The South Rim is 7000 feet above sea level, which means snow in winter and cool nights even in summer. Inner canyon hiking (below the rim) is another story, however: summer temperatures along the Colorado River at the canyon bottom can reach 120° F. The North Rim is 8000 feet above sea level and can receive snow throughout most of the year. Weather is particularly changeable in spring and fall; visitors should be prepared for a variety of climates.
The high altitude of both the South and North Rims may cause visitors with respiratory or heart problems to experience difficulties. All walking at this elevation can be strenuous.
Summer temperatures on the South Rim, at 7000 feet/2134 m, are relatively pleasant (50°s-80°s F/10°s-20°s C). But at 2400 feet/732 m, inner canyon temperatures are extreme. Daytime highs at the river often exceed 100° F/38° C. North Rim summer temperatures are cooler than those on the South Rim due to increased elevation. The North Rim is at 8000 feet/2438 m above sea level.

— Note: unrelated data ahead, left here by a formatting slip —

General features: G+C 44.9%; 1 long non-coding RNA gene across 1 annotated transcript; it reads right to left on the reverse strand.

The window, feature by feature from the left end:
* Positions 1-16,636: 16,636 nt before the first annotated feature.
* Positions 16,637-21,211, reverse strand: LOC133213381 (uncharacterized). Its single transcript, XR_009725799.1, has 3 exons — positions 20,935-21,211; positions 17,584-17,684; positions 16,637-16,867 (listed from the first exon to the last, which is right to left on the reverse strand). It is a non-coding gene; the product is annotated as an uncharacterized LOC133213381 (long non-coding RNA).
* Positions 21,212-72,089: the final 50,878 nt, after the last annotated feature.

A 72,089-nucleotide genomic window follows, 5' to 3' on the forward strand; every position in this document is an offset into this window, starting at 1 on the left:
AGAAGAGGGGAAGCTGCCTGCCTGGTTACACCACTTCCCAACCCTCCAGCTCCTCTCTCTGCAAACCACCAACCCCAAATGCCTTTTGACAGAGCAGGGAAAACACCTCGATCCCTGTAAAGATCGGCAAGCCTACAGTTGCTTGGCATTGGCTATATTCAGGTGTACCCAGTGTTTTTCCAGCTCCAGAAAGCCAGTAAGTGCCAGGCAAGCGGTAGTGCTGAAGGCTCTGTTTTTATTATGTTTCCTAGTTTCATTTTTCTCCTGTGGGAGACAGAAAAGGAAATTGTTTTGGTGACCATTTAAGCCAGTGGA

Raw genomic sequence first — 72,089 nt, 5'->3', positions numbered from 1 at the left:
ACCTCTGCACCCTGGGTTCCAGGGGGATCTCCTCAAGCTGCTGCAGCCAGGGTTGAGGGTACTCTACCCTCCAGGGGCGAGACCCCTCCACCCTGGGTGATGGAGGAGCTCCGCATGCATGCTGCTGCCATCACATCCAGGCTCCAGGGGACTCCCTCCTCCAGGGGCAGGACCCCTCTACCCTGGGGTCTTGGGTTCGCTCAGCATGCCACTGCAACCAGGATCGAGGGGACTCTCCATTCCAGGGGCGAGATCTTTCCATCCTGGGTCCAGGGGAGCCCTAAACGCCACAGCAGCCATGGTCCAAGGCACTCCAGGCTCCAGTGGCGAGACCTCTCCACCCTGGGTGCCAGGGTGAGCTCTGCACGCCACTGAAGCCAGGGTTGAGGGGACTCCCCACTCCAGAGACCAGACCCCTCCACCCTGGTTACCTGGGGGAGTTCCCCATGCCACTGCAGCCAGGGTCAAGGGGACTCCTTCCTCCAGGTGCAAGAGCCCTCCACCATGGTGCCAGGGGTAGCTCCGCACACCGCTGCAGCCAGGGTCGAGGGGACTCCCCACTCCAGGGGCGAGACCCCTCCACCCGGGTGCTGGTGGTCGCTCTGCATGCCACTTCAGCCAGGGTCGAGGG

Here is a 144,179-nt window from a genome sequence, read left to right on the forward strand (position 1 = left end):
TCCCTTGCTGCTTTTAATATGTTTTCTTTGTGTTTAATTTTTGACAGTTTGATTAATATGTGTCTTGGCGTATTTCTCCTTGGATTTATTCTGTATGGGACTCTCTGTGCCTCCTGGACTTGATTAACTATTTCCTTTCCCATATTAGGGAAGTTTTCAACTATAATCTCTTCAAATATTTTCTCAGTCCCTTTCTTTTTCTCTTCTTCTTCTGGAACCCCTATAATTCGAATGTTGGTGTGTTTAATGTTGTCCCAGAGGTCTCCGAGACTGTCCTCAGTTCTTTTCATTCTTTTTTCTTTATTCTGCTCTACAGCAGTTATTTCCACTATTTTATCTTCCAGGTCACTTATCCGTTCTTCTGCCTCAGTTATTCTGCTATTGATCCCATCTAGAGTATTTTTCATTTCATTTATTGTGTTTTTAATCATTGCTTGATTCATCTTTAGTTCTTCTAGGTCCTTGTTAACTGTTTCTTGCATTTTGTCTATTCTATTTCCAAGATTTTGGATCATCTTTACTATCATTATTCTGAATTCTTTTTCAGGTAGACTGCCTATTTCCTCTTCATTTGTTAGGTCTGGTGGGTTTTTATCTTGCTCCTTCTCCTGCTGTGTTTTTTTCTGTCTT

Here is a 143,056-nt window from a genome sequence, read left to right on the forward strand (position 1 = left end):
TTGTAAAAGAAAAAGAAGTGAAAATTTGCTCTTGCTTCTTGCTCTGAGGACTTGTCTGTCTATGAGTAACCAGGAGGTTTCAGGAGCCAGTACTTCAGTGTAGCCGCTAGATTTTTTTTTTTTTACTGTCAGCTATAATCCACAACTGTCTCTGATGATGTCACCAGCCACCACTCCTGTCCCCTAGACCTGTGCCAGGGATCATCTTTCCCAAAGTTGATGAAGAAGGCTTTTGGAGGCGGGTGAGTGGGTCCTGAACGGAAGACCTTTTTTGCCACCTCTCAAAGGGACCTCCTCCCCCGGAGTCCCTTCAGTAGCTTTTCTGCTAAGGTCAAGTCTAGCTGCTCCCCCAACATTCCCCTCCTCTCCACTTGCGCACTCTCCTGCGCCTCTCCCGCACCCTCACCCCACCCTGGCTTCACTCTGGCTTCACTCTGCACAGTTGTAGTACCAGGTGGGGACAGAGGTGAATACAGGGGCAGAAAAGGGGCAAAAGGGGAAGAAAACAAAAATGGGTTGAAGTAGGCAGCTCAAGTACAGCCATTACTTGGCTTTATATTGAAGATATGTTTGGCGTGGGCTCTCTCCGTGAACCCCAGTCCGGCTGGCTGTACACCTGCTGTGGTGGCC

Winter conditions at the South Rim can be extreme. Expect snow, icy roads and trails, and possible road closures. Canyon views may be temporarily obscured during winter storms. In such cases entrance fees are not refundable. The North Rim is closed during the winter.
Spring & Fall
Spring and fall weather is extremely unpredictable. Be prepared for sudden changes in the weather at those times of year.
Grand Canyon Village (SOUTH RIM) is located 60 miles north of Interstate 40 at Williams via highway 64, and 80 miles northwest of Flagstaff via highway 180. Only ten miles from rim to rim as the crow flies, the North Rim is 215 miles (about 4 ½ hours) from the South Rim by car. The NORTH RIM is 44 miles south of Jacob Lake, AZ, via highway 67.
Entrance fees are charged based on vehicle capacity for all tour groups and bus companies that originate outside the 100 mile radius of an entrance station for Grand Canyon National Park.
$10 for 7 Days